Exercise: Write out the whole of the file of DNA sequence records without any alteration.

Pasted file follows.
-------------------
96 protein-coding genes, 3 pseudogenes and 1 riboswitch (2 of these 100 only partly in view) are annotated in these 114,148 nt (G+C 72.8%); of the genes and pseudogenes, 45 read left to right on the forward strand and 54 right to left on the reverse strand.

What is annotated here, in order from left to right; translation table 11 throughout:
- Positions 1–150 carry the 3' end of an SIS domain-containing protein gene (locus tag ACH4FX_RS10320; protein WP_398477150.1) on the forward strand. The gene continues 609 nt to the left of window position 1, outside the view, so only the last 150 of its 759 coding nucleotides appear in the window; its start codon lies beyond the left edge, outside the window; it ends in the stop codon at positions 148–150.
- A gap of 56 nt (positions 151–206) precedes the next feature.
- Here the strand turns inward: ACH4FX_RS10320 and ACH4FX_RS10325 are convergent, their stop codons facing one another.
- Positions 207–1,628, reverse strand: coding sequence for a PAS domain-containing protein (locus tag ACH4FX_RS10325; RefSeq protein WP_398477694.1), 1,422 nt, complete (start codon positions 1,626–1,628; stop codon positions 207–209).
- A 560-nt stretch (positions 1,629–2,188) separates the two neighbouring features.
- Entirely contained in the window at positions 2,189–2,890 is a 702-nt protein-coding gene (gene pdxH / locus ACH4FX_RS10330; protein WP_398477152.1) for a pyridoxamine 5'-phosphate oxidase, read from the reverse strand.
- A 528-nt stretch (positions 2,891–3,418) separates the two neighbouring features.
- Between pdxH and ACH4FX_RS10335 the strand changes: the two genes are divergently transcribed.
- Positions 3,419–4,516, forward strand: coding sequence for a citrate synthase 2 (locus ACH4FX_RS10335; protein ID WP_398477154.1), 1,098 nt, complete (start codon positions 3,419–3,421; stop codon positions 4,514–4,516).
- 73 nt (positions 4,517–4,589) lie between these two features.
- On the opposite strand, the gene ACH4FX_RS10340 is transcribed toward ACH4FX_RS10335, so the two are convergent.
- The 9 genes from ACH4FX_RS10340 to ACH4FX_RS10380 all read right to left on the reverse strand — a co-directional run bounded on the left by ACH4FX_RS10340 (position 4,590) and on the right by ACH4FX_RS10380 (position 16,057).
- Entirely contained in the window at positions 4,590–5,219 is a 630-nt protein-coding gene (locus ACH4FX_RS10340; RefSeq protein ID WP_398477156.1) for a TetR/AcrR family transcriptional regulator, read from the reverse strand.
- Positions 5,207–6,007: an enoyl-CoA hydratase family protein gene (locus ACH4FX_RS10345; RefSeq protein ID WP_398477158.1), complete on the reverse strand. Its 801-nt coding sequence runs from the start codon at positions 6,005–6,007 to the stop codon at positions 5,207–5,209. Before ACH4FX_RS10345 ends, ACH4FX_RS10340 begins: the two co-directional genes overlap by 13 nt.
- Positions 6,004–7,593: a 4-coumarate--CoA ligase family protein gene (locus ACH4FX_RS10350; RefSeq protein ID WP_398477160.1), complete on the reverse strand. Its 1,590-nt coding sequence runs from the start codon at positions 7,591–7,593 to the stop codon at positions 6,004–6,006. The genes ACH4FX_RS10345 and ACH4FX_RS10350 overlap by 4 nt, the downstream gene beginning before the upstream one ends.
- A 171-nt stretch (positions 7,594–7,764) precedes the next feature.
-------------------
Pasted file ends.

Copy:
96 protein-coding genes, 3 pseudogenes and 1 riboswitch (2 of these 100 only partly in view) are annotated in these 114,148 nt (G+C 72.8%); of the genes and pseudogenes, 45 read left to right on the forward strand and 54 right to left on the reverse strand.

What is annotated here, in order from left to right; translation table 11 throughout:
- Positions 1–150 carry the 3' end of an SIS domain-containing protein gene (locus tag ACH4FX_RS10320; protein WP_398477150.1) on the forward strand. The gene continues 609 nt to the left of window position 1, outside the view, so only the last 150 of its 759 coding nucleotides appear in the window; its start codon lies beyond the left edge, outside the window; it ends in the stop codon at positions 148–150.
- A gap of 56 nt (positions 151–206) precedes the next feature.
- Here the strand turns inward: ACH4FX_RS10320 and ACH4FX_RS10325 are convergent, their stop codons facing one another.
- Positions 207–1,628, reverse strand: coding sequence for a PAS domain-containing protein (locus tag ACH4FX_RS10325; RefSeq protein WP_398477694.1), 1,422 nt, complete (start codon positions 1,626–1,628; stop codon positions 207–209).
- A 560-nt stretch (positions 1,629–2,188) separates the two neighbouring features.
- Entirely contained in the window at positions 2,189–2,890 is a 702-nt protein-coding gene (gene pdxH / locus ACH4FX_RS10330; protein WP_398477152.1) for a pyridoxamine 5'-phosphate oxidase, read from the reverse strand.
- A 528-nt stretch (positions 2,891–3,418) separates the two neighbouring features.
- Between pdxH and ACH4FX_RS10335 the strand changes: the two genes are divergently transcribed.
- Positions 3,419–4,516, forward strand: coding sequence for a citrate synthase 2 (locus ACH4FX_RS10335; protein ID WP_398477154.1), 1,098 nt, complete (start codon positions 3,419–3,421; stop codon positions 4,514–4,516).
- 73 nt (positions 4,517–4,589) lie between these two features.
- On the opposite strand, the gene ACH4FX_RS10340 is transcribed toward ACH4FX_RS10335, so the two are convergent.
- The 9 genes from ACH4FX_RS10340 to ACH4FX_RS10380 all read right to left on the reverse strand — a co-directional run bounded on the left by ACH4FX_RS10340 (position 4,590) and on the right by ACH4FX_RS10380 (position 16,057).
- Entirely contained in the window at positions 4,590–5,219 is a 630-nt protein-coding gene (locus ACH4FX_RS10340; RefSeq protein ID WP_398477156.1) for a TetR/AcrR family transcriptional regulator, read from the reverse strand.
- Positions 5,207–6,007: an enoyl-CoA hydratase family protein gene (locus ACH4FX_RS10345; RefSeq protein ID WP_398477158.1), complete on the reverse strand. Its 801-nt coding sequence runs from the start codon at positions 6,005–6,007 to the stop codon at positions 5,207–5,209. Before ACH4FX_RS10345 ends, ACH4FX_RS10340 begins: the two co-directional genes overlap by 13 nt.
- Positions 6,004–7,593: a 4-coumarate--CoA ligase family protein gene (locus ACH4FX_RS10350; RefSeq protein ID WP_398477160.1), complete on the reverse strand. Its 1,590-nt coding sequence runs from the start codon at positions 7,591–7,593 to the stop codon at positions 6,004–6,006. The genes ACH4FX_RS10345 and ACH4FX_RS10350 overlap by 4 nt, the downstream gene beginning before the upstream one ends.
- A 171-nt stretch (positions 7,594–7,764) precedes the next feature.